Conjoint analysis has long been used in marketing research, but has recently become popular in political science. Originally developed by Luce and Tukey in 1964, conjoint analysis serves as a useful tool for understanding preferences over multidimensional alternatives. This method presents respondents with profiles — for example of candidates (Carlson, 2015; Rosenzweig and Tsai, N.d.) or immigrants (Hainmueller and Hopkins, 2014; Berinsky et al., 2015) — that have randomly assigned attributes and asks respondents to evaluate and choose between them. The random assignment of profile characteristics allows researchers to identify the causal influence of attributes on a person’s decision to vote for a candidate or allow an immigrant into the country.
Conjoint analysis is advantageous for researchers interested in observing respondents’ choice-making behaviors and attitudes. Using this method, researchers can identify interaction effects as well as analyze particular aspects of treatments. For example, not only can it be used to identify the effect of a candidate’s past performance on the probability that respondents will vote for her, but we can also analyze the influence of past performance with respect to the candidate’s ethnic identity (Carlson, 2015). In addition, conjoint analysis allows us to investigate subgroup effects based on shared attributes between profiles and respondents, which can influence respondent attitudes (Berinsky et al., 2015). Thus, we are able to implement more realistic ‘bundled’ treatments, testing multiple hypotheses simultaneously (Hainmueller, Hopkins and Yamamoto, 2014).
As with all survey experiments, external validity is always a concern. Hainmueller, Hangartner and Yamamoto (2015) test the external validity of conjoint analysis by comparing results to a real-world behavioral benchmark in Switzerland. The authors find strong evidence that conjoint experiments can help to explain the preferences and behaviors of people in the real-world. From a paired conjoint design “estimates are within 2% percentage points of the effects in the behavioral benchmark” (Hainmueller, Hangartner and Yamamoto, 2015, p. 2395). Not only is conjoint analysis useful for investigating multiple hypotheses at once, but it can also achieve reliable results.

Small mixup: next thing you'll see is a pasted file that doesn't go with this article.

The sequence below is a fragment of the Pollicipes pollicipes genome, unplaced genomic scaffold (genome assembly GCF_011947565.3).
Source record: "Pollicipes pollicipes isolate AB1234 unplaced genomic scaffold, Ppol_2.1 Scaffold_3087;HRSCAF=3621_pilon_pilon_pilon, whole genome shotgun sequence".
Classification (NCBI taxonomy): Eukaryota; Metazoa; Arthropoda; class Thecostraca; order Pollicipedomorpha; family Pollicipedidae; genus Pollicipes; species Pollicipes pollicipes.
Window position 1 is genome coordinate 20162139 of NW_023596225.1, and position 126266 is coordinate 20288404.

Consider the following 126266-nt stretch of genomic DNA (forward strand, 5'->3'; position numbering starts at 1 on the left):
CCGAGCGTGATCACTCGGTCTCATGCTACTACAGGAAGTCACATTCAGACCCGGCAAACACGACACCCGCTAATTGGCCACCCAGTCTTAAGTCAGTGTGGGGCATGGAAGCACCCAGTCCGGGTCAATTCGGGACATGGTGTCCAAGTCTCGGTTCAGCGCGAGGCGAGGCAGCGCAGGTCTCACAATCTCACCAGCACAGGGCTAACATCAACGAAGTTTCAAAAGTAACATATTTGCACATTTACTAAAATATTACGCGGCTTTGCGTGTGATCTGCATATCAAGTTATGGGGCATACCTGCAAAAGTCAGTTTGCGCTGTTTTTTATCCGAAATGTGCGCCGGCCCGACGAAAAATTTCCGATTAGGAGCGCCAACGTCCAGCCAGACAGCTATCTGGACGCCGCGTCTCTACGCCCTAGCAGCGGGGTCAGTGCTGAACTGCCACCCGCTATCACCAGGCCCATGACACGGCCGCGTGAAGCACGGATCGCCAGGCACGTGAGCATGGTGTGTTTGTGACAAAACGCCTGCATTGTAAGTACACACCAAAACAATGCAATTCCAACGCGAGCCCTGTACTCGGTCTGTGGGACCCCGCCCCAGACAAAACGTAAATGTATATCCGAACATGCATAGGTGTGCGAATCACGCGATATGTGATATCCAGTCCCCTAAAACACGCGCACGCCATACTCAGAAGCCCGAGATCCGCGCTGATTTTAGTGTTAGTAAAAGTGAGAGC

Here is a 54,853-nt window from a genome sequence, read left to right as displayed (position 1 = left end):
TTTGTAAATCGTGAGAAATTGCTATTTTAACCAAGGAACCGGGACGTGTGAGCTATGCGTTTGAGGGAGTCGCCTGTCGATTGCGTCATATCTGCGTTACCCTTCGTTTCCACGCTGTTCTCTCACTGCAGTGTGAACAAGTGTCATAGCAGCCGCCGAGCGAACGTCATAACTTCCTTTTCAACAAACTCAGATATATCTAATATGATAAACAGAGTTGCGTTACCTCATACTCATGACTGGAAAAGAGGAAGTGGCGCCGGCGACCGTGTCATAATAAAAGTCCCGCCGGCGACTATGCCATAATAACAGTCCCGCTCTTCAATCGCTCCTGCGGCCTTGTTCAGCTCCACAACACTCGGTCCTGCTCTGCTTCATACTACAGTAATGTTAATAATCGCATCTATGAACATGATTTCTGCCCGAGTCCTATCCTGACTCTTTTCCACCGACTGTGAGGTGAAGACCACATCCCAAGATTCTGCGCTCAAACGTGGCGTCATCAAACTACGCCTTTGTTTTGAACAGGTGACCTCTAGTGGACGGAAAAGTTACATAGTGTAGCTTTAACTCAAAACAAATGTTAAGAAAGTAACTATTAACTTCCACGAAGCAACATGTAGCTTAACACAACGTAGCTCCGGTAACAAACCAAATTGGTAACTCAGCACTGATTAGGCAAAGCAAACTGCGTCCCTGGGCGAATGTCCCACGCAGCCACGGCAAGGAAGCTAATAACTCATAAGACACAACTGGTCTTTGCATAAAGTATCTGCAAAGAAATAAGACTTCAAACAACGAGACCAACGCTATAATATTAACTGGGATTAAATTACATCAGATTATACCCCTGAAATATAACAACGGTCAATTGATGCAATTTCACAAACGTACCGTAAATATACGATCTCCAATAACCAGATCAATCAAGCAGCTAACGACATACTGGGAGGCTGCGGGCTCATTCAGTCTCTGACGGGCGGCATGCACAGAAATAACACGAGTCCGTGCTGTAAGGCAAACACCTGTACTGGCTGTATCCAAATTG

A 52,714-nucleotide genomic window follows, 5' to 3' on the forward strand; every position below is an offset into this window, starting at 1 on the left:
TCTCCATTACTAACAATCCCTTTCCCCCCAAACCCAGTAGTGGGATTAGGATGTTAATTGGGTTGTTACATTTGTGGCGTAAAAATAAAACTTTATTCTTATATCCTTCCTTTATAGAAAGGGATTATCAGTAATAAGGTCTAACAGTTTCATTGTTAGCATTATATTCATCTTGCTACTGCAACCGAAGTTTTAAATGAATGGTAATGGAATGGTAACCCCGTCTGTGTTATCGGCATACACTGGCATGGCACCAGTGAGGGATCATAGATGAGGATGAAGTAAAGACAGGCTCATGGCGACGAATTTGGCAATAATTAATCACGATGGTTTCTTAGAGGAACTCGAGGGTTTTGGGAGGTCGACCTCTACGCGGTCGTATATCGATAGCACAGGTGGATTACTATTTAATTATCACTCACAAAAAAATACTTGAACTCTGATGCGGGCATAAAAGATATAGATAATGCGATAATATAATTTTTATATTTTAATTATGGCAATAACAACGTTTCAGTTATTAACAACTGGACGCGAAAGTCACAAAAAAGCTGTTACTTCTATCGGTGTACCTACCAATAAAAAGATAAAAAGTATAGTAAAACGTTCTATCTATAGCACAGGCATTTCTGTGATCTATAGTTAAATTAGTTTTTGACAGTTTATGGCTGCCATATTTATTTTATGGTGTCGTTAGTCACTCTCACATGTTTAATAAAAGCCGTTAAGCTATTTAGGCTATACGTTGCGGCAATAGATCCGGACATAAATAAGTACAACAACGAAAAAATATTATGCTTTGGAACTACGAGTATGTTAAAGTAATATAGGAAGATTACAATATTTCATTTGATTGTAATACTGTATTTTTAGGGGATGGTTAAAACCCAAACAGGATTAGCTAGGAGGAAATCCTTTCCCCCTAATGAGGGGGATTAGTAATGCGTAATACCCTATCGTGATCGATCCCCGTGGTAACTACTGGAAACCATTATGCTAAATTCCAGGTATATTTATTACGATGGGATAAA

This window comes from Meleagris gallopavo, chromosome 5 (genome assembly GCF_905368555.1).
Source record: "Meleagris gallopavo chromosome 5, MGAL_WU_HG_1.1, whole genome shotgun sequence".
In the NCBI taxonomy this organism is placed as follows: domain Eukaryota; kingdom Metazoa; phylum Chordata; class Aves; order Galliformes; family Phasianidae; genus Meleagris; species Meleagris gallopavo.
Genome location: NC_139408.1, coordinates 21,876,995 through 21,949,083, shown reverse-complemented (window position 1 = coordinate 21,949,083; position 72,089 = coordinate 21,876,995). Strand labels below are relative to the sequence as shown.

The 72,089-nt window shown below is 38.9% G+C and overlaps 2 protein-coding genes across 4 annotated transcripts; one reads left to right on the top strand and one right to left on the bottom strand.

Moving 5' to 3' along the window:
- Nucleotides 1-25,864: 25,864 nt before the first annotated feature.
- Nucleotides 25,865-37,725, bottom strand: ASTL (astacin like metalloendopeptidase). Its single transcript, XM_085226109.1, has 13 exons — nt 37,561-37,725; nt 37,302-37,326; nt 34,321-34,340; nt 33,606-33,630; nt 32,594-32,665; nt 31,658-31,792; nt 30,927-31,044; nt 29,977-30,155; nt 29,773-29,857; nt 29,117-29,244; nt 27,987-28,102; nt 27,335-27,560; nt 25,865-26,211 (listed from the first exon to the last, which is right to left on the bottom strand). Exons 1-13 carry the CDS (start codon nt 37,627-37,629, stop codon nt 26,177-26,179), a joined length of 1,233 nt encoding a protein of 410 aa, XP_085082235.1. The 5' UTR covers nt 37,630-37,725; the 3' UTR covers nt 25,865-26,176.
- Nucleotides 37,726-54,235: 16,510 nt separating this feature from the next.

Until very recently, conjoint analysis had been relegated to online surveys. However, this method presents an excellent opportunity for researchers to understand preferences and behaviors across a host of different contexts. Researchers have begun to take advantage of this method in developing countries (Carlson, 2015; Hartman and Morse, 2015) but lack widely available resources for easy implementation and standardized best practices. Here we present the tools we developed to help researchers conduct conjoint experiments offline among respondents with little or no education.
2 Application Areas
As described above, conjoint analysis is a useful technique for a variety of settings and questions. The tools that we present here allow researchers to easily apply this method in conditions where surveys are conducted in-person, offline, and respondents have low levels of education or are illiterate. We believe these tools will prove useful for researchers wishing to conduct conjoint experiments in settings such as these–mainly developing countries.
In many developing countries it is difficult to conduct surveys online. The commonly used companies that recruit online samples in the US and other developed nations, such as YouGov, SSI and Mturk, do not yet operate in many developing countries. Part of the problem may be that our target respondents are not yet online. While 82.2% of individuals in developed countries use the internet, only 35.3% of individuals in developing countries do. Although Facebook is becoming a valuable resource for recruiting online samples in developing countries (Rosenzweig and Tsai, 2016), there is not yet a reliable, convenient and low-cost way to obtain a representative sample online in many countries that we wish to study. Therefore, in many cases recruiting respondents requires traveling to find them at home. Sometimes respondents reside in rural villages that are disconnected from data networks. In 2015, only 29% of the world’s rural population had 3G coverage. In these instances the existing tools (Hainmueller, Hopkins and Yamamoto, 2014) to set up a conjoint design will not work.